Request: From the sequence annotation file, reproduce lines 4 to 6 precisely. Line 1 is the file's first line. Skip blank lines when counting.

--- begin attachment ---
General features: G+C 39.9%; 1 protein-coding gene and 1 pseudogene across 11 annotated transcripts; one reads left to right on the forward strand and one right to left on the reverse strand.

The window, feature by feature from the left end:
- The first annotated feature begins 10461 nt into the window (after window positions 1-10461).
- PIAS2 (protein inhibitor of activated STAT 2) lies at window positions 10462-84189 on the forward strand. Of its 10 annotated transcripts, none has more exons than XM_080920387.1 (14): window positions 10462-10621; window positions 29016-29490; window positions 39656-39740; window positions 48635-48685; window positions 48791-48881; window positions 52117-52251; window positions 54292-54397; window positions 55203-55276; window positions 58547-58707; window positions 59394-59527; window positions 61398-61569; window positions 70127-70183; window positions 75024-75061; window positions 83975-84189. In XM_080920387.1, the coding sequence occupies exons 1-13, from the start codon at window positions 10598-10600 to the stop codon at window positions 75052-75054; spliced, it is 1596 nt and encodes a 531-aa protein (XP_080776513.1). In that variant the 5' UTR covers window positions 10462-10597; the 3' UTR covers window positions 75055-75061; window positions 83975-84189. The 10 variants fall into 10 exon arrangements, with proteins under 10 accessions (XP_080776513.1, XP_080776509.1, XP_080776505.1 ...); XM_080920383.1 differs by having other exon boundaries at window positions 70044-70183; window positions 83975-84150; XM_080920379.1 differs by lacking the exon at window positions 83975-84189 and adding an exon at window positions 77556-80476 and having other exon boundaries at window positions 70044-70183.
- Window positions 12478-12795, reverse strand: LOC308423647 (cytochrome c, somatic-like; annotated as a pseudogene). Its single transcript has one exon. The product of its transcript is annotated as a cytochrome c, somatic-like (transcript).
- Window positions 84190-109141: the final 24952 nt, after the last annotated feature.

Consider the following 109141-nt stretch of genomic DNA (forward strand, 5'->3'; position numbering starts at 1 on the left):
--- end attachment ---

- PIAS2 (protein inhibitor of activated STAT 2) lies at window positions 10462-84189 on the forward strand. Of its 10 annotated transcripts, none has more exons than XM_080920387.1 (14): window positions 10462-10621; window positions 29016-29490; window positions 39656-39740; window positions 48635-48685; window positions 48791-48881; window positions 52117-52251; window positions 54292-54397; window positions 55203-55276; window positions 58547-58707; window positions 59394-59527; window positions 61398-61569; window positions 70127-70183; window positions 75024-75061; window positions 83975-84189. In XM_080920387.1, the coding sequence occupies exons 1-13, from the start codon at window positions 10598-10600 to the stop codon at window positions 75052-75054; spliced, it is 1596 nt and encodes a 531-aa protein (XP_080776513.1). In that variant the 5' UTR covers window positions 10462-10597; the 3' UTR covers window positions 75055-75061; window positions 83975-84189. The 10 variants fall into 10 exon arrangements, with proteins under 10 accessions (XP_080776513.1, XP_080776509.1, XP_080776505.1 ...); XM_080920383.1 differs by having other exon boundaries at window positions 70044-70183; window positions 83975-84150; XM_080920379.1 differs by lacking the exon at window positions 83975-84189 and adding an exon at window positions 77556-80476 and having other exon boundaries at window positions 70044-70183.
- Window positions 12478-12795, reverse strand: LOC308423647 (cytochrome c, somatic-like; annotated as a pseudogene). Its single transcript has one exon. The product of its transcript is annotated as a cytochrome c, somatic-like (transcript).
- Window positions 84190-109141: the final 24952 nt, after the last annotated feature.